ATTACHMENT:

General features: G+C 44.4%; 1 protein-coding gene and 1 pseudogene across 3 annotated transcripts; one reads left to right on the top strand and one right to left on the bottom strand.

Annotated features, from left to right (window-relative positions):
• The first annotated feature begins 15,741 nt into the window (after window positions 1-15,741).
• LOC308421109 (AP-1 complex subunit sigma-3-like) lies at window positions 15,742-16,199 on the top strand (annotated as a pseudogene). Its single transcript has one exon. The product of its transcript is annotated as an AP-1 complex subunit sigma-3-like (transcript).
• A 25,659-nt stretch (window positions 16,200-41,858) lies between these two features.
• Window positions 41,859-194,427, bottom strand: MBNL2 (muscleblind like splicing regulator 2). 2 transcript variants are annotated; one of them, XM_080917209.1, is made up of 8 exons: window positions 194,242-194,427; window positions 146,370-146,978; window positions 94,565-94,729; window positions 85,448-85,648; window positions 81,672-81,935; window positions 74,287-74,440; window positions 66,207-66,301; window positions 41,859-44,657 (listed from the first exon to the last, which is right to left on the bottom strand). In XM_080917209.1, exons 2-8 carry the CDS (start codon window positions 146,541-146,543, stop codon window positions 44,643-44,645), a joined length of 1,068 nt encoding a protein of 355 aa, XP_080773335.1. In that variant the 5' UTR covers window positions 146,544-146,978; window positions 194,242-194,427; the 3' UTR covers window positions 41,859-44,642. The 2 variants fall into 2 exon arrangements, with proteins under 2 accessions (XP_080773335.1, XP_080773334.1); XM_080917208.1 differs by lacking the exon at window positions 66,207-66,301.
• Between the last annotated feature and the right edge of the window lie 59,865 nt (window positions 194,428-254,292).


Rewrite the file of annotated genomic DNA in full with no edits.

General features: G+C 44.4%; 1 protein-coding gene and 1 pseudogene across 3 annotated transcripts; one reads left to right on the top strand and one right to left on the bottom strand.

Annotated features, from left to right (window-relative positions):
• The first annotated feature begins 15,741 nt into the window (after window positions 1-15,741).
• LOC308421109 (AP-1 complex subunit sigma-3-like) lies at window positions 15,742-16,199 on the top strand (annotated as a pseudogene). Its single transcript has one exon. The product of its transcript is annotated as an AP-1 complex subunit sigma-3-like (transcript).
• A 25,659-nt stretch (window positions 16,200-41,858) lies between these two features.
• Window positions 41,859-194,427, bottom strand: MBNL2 (muscleblind like splicing regulator 2). 2 transcript variants are annotated; one of them, XM_080917209.1, is made up of 8 exons: window positions 194,242-194,427; window positions 146,370-146,978; window positions 94,565-94,729; window positions 85,448-85,648; window positions 81,672-81,935; window positions 74,287-74,440; window positions 66,207-66,301; window positions 41,859-44,657 (listed from the first exon to the last, which is right to left on the bottom strand). In XM_080917209.1, exons 2-8 carry the CDS (start codon window positions 146,541-146,543, stop codon window positions 44,643-44,645), a joined length of 1,068 nt encoding a protein of 355 aa, XP_080773335.1. In that variant the 5' UTR covers window positions 146,544-146,978; window positions 194,242-194,427; the 3' UTR covers window positions 41,859-44,642. The 2 variants fall into 2 exon arrangements, with proteins under 2 accessions (XP_080773335.1, XP_080773334.1); XM_080917208.1 differs by lacking the exon at window positions 66,207-66,301.
• Between the last annotated feature and the right edge of the window lie 59,865 nt (window positions 194,428-254,292).